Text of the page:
The search for community cohesion: key themes and dominant concepts of the public policy agenda

ROBINSON, D. (2005). The search for community cohesion: key themes and dominant concepts of the public policy agenda. Urban studies, 42 (8), 1411-1427.

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Link to published version:: 10.1080/00420980500150755

Abstract

The community cohesion policy agenda in England emerged from the mêlée of explanation and advice that abounded in the aftermath of the street disturbances in Bradford, Burnley and Oldham in the summer of 2001. Various reports were published examining issues arising from the disturbances and providing recommendations for action. In 2002, the government responded with the launch of guidance on community cohesion for local authorities and established the Community Cohesion Unit, which was set the twin tasks of reviewing government policy and encouraging new learning and good practice in community cohesion at the local level. Housing was recognised as a key theme within this agenda, having been blamed in the various reports into the disturbances in 2001 for contributing towards high levels of residential segregation in many English towns, which were assumed to lead to different populations living, working and socialising separately. This paper explores this causal story, by first considering the particular conceptualisations of community and multiculturalism informing this new policy agenda, before moving on to question the integrity of four fundamental pillars on which the community cohesion agenda has been built: the assumed self-segregation of South Asian households within certain towns and cities; the role that housing policy and provision have played in reinforcing this process of self-segregation; the potential of housing interventions to reverse this process and to promote residential integration; and the curative benefits that will flow from greater interethnic residential mix.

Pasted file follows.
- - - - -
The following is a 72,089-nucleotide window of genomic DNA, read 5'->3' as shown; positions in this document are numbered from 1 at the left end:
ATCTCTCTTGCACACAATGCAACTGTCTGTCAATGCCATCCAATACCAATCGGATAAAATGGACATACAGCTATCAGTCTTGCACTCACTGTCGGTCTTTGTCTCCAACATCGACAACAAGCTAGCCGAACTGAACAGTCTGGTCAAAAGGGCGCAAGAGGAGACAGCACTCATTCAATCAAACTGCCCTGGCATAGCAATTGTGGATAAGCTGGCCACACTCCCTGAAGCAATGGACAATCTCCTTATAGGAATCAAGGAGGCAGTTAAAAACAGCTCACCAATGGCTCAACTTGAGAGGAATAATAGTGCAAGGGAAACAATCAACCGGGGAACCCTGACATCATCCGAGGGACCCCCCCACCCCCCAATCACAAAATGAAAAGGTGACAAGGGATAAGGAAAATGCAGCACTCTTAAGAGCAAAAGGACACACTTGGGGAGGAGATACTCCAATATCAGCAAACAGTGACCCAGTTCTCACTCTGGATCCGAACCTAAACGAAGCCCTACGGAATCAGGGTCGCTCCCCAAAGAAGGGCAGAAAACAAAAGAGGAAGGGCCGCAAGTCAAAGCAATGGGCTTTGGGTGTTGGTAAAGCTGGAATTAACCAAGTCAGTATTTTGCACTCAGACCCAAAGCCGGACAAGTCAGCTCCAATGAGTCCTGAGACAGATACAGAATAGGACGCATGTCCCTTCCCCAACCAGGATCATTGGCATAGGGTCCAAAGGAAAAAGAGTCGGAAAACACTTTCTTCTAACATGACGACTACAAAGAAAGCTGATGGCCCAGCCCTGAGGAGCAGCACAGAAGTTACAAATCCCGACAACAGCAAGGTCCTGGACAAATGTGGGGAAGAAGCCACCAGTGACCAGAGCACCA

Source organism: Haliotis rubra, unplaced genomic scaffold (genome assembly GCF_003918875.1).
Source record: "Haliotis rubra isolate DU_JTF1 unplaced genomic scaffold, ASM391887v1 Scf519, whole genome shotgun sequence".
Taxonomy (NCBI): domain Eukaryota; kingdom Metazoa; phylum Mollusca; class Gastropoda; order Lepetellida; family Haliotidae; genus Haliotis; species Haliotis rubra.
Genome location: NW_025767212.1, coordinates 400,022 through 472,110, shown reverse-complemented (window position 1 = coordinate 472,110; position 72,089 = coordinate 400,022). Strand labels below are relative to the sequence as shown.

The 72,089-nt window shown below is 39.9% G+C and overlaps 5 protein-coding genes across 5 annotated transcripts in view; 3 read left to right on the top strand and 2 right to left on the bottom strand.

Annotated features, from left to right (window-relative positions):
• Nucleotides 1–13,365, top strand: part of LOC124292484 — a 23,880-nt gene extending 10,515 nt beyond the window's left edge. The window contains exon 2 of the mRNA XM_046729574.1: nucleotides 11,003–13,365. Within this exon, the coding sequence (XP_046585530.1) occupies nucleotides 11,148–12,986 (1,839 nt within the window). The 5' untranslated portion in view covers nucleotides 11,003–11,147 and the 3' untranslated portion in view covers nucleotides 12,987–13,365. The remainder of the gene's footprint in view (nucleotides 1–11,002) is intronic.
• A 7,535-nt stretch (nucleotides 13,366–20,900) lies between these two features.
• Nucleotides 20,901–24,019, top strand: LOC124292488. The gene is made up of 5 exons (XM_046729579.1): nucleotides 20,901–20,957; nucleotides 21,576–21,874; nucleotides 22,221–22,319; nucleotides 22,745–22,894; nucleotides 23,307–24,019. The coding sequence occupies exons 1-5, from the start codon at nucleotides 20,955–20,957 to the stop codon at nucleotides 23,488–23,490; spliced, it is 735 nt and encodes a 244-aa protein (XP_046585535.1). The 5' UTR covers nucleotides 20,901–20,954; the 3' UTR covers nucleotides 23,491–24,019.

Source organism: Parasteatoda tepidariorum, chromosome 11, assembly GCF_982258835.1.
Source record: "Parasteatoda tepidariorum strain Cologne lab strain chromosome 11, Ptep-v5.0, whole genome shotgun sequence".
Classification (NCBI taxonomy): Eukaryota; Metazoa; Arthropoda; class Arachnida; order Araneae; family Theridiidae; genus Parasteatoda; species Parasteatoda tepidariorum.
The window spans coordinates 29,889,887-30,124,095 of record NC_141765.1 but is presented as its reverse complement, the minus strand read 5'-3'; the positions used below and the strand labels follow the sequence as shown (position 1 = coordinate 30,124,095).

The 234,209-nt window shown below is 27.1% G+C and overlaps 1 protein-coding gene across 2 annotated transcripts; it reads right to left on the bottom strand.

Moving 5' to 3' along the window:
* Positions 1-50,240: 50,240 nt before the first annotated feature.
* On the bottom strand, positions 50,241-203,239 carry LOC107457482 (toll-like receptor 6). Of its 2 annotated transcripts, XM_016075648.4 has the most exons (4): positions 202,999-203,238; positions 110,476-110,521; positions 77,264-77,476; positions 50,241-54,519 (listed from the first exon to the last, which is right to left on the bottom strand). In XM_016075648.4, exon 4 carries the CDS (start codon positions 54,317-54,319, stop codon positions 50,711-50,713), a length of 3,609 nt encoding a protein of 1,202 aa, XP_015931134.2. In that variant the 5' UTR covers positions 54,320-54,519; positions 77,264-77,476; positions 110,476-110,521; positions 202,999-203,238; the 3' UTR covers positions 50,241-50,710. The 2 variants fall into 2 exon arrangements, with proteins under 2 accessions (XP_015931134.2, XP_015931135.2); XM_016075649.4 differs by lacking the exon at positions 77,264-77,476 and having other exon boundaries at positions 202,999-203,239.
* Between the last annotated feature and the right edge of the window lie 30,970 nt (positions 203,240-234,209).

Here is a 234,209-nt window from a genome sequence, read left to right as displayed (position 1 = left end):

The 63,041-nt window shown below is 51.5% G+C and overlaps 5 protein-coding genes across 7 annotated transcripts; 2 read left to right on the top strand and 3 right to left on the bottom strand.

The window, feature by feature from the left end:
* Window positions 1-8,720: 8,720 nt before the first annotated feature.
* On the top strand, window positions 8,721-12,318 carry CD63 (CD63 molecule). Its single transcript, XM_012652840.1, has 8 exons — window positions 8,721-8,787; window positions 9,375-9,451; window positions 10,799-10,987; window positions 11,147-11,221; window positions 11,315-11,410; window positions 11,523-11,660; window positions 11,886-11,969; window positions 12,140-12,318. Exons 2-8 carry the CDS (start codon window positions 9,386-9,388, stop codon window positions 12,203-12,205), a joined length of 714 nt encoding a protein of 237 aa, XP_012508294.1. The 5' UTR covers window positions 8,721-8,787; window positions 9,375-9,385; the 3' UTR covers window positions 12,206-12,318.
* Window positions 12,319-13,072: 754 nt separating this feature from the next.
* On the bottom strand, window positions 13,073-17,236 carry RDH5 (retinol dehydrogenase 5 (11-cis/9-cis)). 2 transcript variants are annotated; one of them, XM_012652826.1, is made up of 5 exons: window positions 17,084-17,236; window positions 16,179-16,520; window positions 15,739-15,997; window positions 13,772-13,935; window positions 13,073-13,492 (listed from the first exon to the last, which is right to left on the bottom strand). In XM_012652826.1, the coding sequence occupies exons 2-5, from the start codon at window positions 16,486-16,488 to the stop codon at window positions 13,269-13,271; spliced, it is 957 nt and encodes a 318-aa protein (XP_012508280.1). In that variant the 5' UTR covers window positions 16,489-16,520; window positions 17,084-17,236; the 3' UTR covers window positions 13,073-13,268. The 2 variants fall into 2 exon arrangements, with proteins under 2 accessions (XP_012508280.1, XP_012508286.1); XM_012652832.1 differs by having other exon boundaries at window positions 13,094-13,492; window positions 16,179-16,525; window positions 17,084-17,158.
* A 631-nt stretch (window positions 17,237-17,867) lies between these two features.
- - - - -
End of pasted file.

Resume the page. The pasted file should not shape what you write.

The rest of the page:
Item Type: Article
Research Institute, Centre or Group: Centre for Regional Economic and Social Research
Identification Number: 10.1080/00420980500150755
Depositing User: Ann Betterton
Date Deposited: 19 May 2009
Last Modified: 09 Dec 2009 18:23
URI: http://shura.shu.ac.uk/id/eprint/809

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